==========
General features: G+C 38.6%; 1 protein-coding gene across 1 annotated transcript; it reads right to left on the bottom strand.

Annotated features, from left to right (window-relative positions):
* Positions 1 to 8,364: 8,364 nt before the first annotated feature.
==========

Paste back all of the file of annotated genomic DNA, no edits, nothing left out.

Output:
General features: G+C 38.6%; 1 protein-coding gene across 1 annotated transcript; it reads right to left on the bottom strand.

Annotated features, from left to right (window-relative positions):
* Positions 1 to 8,364: 8,364 nt before the first annotated feature.